I’ve always considered myself a sloppy writer (case in point: this weblog!). I haven’t really worried about stylistic/punctuation/grammatical consistency until near the end of a job. Then I go check everything once (maybe a global search and replace), and hopefully solve the problems.
However, I just realized that in some of my more important projects, my use of m-dashes and n-dashes are a real mess. Most of the time, rather than hardcoding mdashes, I’ve just used double hyphen marks (which is a definite no-no in publishing). I knew that when I did that. But I frequently experienced encoding problems with my text editors (or rather when I switched applications or exported content into another application). MS Word was notoriously bad with its “smart quotes” and I think it had the same problem with mdashes as well.
Frequently the destination was an html page, so I would cut and paste my text into some kind of html editor. Either I would manually put in the </p> <p> tags or I would run some command to replace the New Paragraph indicator with a <p> tag.
In the last few years, to eliminate precisely these kinds of problems, I’ve been using Notetab Pro (for simple text editing) and Oxygen XML editor (which handles encoding in a fairly transparent way). Notetab Pro has a nice Txt-to-HTML feature as well as various other text processing functions that I love.
So normally my workflow is to create the text document in Notetab Pro, print out drafts and reedit until I’m ready to start using HTML. Run the txt-to-html macro (maybe running some extra global replace commands to remove <br /> commands or space break commands. Then, in Oxygen, everything usually plays nice. Once things are in the XML editor, I print the rendered text from the browser window. It’s kind of a bummer to do it that way, but it works.
But then there is that pesky problem of mdashes. Idiotically, neither Notetab Pro nor Oxygen have an easily accessible mdash button, so I end up manually typing it. Also, I usually end up wanting to type in <em>, <strong> and — when I’m typing drafts (not in the hmtl editor). Unfortunately, that defeats my text to html conversion program, which escapes anything that looks like raw code.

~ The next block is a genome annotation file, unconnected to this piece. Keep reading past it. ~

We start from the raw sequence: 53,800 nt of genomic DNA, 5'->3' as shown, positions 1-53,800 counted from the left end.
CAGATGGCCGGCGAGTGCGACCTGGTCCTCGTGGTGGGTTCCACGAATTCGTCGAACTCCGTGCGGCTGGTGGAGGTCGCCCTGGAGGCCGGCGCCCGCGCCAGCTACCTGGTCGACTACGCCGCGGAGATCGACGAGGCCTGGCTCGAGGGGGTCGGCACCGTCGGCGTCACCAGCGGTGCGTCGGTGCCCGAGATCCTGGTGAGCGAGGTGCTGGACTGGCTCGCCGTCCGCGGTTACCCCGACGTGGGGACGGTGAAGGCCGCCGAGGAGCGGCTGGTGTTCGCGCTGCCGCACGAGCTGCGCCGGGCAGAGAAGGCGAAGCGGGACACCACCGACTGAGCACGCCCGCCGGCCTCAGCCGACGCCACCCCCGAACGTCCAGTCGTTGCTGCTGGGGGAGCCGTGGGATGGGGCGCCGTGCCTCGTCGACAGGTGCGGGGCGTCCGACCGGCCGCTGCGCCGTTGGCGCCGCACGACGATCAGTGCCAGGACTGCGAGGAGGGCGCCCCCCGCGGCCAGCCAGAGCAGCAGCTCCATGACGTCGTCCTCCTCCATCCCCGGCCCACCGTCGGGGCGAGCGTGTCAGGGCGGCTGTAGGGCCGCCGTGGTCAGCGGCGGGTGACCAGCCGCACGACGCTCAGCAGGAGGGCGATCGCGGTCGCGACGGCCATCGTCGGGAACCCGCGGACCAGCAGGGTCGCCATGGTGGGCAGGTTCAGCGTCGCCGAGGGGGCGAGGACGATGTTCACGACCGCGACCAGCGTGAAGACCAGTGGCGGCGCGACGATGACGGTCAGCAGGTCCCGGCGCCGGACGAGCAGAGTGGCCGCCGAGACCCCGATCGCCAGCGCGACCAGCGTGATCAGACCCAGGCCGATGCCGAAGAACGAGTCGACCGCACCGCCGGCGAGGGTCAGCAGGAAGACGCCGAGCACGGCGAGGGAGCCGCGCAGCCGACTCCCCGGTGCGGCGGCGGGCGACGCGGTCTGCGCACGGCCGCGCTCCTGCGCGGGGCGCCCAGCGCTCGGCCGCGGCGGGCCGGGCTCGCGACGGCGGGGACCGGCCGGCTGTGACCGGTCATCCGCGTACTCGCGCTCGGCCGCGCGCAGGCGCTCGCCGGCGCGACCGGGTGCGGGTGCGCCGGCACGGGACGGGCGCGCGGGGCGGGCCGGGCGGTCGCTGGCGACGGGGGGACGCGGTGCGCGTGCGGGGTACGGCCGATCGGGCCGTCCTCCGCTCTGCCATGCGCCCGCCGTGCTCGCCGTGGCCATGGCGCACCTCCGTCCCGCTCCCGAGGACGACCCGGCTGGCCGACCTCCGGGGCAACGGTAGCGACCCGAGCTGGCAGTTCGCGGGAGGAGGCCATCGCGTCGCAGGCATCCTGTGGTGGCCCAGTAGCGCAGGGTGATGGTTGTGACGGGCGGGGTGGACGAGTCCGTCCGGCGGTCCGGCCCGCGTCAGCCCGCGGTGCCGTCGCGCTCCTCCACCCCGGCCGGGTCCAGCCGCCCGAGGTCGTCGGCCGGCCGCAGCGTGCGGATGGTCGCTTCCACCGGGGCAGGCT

So here’s my stopgap solution. Rather than type “—” into the text editor, I type simply “mdash” (so I can globally replace it after I run my html conversion program). The problem is that mdash runs into the words it is sandwiched between. There is some controversy about whether mdashes or ndashes are better for conveying pauses or breaks in sentences. That is related to the problem of whether mdashes should be separated by spaces or should be sandwiched without spaces.
I have no opinion either way. It seems to make more sense that mdashes should be separated by spaces (though that opinion is definitely in the minority). But it raises another question. It’s nearly impossible to proof drafts where the coded mdash entity — runs continuously with the surrounding words. On the other hand, using – instead does assume surrounding spaces; so I can view/edit/proofread those drafts fairly easily.
While researching this, I noticed Richard Rutter’s Elements of Typographic Style as applied to the web. It is based on Robert Bringhurst’s famous book with almost the same name. Rutter’s website tries to apply Bringhursts principles using CSS. Nifty.
Also, much as I loathe Microsoft, I recently installed MS Office (for work) and have been enjoying its grammar/spelling functions. There are quite a few false positives, but it’s now a mandatory step for me to paste my html page from the browser and see the suggestions that MS Offices offers. It can be right a lot of times. Now, if only I’d do that with my blogposts.
Recently I’ve become a cheerleader for Google Docs, which is a fantastic editing environment. It also lets you output into PDF, HTML, DOC (not to mention your blog!). In other words, it is like the holy grail, with versioning and collaboration. Saving things on google means that you can go back and compare versions with previous ones, eliminating the possibility of accidental deletion. The two weak spots are offline mode (and autosave) and grammar-checking functions. I don’t know if I can feel safe working on a document for two hours and then finding out that I’ve been offline for an hour and a half (and unable to save!). Also, MS grammar feature is light years ahead of google docs.
Actually, as an experiment, I think my next post will be created with Google Docs.